Hot spots? No, thank you!
Thermal transport by phonons is at the heart of materials research for energy harvesting applications, such as thermoelectricity, and thermal management in electronic and optoelectronic devices. The quest for more abundant and less toxic materials has turned to 2-dimensional (2D) materials and among them SnSe2 holds a promise with exceptional figures of merit ZT, eg., 2.95 at 800 K. To integrate thermoelectric generators in circuits, the challenge of controlling the heat directionality becomes increasingly important. Thus, the study of heat propagation in two-dimensional materials is highly relevant to assess their potential for applications that pose thermal management constraints.
We report a systematic study of the in-plane and cross-plane thermal conductivity of supported and suspended crystalline SnSe2 films of thickness from 16 to 190 nm, with state-of-the-art Raman thermometry and frequency domain thermoreflectance (see figure 1). The specific crystalline structure of materials determines their capacity of conducting heat along different directions, as in the case of SnSe2.
This work revealed that the thermal conductivity anisotropy ratio of the in-plane and cross-plane conductivities, is almost a factor of 10 and is independent of the SnSe2 film thickness in the range studied. This means that heat tends to propagate faster along the in-plane direction than along the cross-plane one. Moreover, the in-plane thermal conductivity drops when the ambient temperature increases, but this temperature dependence is weaker for thinner films (see figure 2). A full explanation is provided in terms of the phonon mean free path distribution for different thickness values and the role of surface phonon scattering.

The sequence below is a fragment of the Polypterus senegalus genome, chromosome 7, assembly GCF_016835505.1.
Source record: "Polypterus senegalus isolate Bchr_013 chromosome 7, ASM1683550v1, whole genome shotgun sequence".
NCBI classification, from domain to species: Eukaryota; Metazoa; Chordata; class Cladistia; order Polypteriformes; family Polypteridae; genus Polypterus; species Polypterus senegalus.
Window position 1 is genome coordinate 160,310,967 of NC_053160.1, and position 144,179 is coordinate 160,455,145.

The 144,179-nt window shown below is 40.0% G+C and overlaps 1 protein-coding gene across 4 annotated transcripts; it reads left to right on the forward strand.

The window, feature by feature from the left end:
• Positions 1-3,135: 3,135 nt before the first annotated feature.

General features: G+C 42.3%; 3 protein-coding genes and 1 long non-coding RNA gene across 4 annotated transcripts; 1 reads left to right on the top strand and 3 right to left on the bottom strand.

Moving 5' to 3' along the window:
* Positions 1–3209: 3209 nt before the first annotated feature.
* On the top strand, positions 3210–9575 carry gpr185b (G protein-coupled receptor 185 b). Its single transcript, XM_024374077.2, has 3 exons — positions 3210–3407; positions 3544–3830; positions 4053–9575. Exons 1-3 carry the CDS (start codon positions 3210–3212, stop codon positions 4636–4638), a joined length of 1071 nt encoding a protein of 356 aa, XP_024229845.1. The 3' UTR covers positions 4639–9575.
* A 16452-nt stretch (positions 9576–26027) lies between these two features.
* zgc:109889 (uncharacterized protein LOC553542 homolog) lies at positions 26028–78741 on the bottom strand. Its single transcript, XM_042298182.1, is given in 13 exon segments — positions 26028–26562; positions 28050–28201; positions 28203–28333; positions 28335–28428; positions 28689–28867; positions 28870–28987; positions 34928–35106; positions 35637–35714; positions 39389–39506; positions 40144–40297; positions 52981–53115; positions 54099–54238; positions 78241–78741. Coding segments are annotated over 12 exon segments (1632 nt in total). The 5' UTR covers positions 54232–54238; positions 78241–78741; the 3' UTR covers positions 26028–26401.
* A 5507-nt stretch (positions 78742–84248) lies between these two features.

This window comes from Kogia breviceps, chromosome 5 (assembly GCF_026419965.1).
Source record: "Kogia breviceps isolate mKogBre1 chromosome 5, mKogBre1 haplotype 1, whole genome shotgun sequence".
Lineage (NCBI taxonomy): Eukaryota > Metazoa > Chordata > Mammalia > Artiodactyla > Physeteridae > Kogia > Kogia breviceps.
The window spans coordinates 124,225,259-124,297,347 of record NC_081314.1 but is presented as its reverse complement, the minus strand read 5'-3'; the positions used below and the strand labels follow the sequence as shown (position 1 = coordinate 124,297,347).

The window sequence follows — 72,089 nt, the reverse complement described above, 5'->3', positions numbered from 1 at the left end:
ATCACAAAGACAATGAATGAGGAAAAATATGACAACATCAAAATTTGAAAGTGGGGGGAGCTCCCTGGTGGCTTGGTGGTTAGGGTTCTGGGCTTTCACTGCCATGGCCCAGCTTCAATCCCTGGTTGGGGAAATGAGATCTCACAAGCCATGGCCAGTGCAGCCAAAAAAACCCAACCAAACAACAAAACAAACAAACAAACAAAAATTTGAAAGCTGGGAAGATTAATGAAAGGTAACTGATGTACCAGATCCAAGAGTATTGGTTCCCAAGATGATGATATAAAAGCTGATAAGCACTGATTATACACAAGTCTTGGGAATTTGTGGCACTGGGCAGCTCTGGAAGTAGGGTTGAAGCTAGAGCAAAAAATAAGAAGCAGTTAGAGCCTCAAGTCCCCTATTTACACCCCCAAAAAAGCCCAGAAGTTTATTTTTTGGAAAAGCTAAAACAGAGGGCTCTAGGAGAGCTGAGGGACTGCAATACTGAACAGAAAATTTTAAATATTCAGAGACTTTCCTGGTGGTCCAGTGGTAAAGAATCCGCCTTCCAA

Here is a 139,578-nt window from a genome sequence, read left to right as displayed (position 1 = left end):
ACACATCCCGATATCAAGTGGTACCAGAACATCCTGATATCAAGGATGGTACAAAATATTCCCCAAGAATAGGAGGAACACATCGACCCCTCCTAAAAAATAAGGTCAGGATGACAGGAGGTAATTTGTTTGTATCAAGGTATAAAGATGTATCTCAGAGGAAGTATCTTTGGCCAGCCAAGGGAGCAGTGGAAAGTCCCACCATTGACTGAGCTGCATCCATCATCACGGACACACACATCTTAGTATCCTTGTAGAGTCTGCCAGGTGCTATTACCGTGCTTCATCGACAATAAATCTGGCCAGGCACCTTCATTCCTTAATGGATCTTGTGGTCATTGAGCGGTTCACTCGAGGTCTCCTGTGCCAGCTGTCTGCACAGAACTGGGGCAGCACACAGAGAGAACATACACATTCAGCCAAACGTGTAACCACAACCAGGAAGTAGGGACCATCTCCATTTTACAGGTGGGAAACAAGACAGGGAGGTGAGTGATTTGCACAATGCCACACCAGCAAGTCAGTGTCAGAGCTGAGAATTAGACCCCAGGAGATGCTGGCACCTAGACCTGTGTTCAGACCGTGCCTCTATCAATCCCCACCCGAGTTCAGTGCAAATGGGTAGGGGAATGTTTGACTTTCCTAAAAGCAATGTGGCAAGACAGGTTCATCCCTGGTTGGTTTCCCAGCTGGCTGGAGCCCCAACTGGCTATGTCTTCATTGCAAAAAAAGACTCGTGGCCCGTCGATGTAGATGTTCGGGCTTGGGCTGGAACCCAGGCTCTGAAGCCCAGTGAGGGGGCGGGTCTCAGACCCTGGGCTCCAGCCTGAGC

This study yield useful information on heat transport in SnSe2, which can help design electronic lab-scale devices with improved thermal management when it is desirable to have heat dissipating mainly in one direction, while preserving thermal insulation in the other. This may be a way to avoid hot spots and improve device stability and performance.